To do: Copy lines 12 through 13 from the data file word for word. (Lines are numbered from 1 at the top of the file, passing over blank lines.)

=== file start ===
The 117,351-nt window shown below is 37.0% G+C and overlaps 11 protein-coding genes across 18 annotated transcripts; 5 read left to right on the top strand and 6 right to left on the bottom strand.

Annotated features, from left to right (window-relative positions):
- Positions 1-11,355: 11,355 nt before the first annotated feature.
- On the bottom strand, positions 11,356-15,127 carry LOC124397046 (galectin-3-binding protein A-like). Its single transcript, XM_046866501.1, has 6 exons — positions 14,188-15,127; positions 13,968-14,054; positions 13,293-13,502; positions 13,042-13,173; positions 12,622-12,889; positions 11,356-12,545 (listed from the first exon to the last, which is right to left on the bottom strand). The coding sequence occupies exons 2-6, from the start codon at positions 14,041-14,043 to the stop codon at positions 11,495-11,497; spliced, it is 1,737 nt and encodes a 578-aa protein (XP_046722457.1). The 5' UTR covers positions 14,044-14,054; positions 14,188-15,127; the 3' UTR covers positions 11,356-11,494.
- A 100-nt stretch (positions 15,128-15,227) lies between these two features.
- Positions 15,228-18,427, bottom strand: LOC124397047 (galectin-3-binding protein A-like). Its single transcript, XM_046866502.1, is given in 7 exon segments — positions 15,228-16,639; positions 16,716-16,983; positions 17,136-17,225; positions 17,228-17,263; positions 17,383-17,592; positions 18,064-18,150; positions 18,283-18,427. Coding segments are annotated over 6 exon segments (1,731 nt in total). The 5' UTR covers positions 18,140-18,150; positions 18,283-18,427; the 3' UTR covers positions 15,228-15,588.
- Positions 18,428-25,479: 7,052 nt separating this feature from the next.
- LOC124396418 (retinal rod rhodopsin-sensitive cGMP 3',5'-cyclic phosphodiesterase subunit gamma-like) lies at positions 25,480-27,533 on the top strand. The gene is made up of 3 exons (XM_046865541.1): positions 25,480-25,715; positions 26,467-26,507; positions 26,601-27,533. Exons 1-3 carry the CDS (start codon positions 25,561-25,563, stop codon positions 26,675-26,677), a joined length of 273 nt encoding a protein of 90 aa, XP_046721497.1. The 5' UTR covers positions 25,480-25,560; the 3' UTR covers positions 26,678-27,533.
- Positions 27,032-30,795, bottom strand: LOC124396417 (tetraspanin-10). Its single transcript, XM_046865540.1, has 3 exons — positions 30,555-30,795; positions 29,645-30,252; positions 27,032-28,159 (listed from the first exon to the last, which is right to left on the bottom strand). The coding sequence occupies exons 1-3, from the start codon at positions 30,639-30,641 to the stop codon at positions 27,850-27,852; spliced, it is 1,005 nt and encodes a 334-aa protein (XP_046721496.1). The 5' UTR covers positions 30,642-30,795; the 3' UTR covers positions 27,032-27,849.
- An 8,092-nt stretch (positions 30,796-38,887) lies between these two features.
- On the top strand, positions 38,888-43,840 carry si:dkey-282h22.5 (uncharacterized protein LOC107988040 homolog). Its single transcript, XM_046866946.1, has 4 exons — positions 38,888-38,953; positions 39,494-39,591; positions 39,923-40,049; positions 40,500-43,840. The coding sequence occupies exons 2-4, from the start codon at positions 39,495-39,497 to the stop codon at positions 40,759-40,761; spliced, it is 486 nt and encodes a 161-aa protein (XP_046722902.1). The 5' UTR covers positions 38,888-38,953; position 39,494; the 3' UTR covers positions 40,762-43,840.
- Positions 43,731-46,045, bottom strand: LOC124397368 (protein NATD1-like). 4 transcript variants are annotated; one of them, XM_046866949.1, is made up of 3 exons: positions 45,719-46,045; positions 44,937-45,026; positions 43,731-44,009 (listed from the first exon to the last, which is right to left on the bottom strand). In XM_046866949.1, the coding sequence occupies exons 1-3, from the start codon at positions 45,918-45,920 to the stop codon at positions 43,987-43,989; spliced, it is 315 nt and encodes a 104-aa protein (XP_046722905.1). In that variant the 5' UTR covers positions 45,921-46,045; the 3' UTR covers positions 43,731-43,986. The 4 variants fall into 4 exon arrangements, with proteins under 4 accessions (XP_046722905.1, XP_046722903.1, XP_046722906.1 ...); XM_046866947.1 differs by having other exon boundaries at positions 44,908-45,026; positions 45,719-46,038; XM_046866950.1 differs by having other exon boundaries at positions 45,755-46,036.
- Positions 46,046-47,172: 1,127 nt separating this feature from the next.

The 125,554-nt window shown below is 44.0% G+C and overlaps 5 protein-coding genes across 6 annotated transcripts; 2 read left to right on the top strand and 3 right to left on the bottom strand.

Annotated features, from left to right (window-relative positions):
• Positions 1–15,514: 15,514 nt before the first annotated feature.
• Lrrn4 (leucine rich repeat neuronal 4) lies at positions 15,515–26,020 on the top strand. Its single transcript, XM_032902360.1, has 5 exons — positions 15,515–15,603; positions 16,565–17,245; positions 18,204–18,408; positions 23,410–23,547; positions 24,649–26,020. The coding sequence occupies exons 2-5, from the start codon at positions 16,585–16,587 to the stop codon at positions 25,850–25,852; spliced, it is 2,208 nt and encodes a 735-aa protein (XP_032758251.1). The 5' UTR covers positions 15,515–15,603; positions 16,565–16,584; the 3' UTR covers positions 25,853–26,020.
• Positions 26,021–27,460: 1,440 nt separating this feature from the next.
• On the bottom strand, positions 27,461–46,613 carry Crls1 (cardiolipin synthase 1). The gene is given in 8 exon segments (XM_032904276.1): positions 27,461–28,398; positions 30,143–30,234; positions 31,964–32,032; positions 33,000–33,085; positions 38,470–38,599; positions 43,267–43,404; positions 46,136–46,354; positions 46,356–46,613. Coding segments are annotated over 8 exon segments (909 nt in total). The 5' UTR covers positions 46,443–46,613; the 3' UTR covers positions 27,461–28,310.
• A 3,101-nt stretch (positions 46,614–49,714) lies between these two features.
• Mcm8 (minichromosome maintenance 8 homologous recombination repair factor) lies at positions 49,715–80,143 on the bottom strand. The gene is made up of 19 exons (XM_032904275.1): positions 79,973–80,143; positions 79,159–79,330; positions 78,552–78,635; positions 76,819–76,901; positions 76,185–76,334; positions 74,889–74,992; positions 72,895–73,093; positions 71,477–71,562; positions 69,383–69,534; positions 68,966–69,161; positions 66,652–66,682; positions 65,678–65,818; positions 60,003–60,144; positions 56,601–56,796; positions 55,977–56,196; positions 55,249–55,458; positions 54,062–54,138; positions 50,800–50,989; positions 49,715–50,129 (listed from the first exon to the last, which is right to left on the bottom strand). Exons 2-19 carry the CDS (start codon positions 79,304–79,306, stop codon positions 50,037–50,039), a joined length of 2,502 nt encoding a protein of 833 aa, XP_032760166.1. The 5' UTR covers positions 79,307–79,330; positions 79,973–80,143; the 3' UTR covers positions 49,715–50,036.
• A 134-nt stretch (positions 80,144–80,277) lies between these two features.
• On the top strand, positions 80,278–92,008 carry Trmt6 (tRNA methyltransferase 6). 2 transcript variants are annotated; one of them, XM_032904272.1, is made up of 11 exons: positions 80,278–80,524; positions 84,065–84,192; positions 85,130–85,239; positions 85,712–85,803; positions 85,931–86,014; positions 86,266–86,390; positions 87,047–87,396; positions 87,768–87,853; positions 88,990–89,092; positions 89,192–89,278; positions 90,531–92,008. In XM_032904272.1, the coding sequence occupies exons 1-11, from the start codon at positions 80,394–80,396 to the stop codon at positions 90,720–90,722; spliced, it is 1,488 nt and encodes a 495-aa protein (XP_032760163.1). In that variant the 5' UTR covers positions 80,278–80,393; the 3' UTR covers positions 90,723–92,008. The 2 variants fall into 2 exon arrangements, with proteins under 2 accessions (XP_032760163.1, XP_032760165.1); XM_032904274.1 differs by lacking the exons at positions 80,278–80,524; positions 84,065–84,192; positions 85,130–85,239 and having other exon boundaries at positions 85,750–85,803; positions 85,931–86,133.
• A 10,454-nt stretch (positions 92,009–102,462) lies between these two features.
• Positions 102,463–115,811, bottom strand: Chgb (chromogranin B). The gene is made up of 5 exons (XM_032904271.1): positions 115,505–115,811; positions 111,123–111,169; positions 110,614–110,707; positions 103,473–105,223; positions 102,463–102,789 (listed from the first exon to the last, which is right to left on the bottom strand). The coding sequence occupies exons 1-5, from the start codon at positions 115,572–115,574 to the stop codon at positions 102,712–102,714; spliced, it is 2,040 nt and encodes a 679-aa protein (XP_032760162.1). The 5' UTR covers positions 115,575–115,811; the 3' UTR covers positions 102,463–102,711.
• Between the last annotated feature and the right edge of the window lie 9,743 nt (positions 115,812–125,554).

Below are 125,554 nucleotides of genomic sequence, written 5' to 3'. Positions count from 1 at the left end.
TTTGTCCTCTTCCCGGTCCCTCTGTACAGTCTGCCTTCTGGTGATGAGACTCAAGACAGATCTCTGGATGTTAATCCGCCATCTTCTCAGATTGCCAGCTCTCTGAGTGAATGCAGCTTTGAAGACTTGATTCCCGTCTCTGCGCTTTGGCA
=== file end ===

- Positions 43,731-46,045, bottom strand: LOC124397368 (protein NATD1-like). 4 transcript variants are annotated; one of them, XM_046866949.1, is made up of 3 exons: positions 45,719-46,045; positions 44,937-45,026; positions 43,731-44,009 (listed from the first exon to the last, which is right to left on the bottom strand). In XM_046866949.1, the coding sequence occupies exons 1-3, from the start codon at positions 45,918-45,920 to the stop codon at positions 43,987-43,989; spliced, it is 315 nt and encodes a 104-aa protein (XP_046722905.1). In that variant the 5' UTR covers positions 45,921-46,045; the 3' UTR covers positions 43,731-43,986. The 4 variants fall into 4 exon arrangements, with proteins under 4 accessions (XP_046722905.1, XP_046722903.1, XP_046722906.1 ...); XM_046866947.1 differs by having other exon boundaries at positions 44,908-45,026; positions 45,719-46,038; XM_046866950.1 differs by having other exon boundaries at positions 45,755-46,036.
- Positions 46,046-47,172: 1,127 nt separating this feature from the next.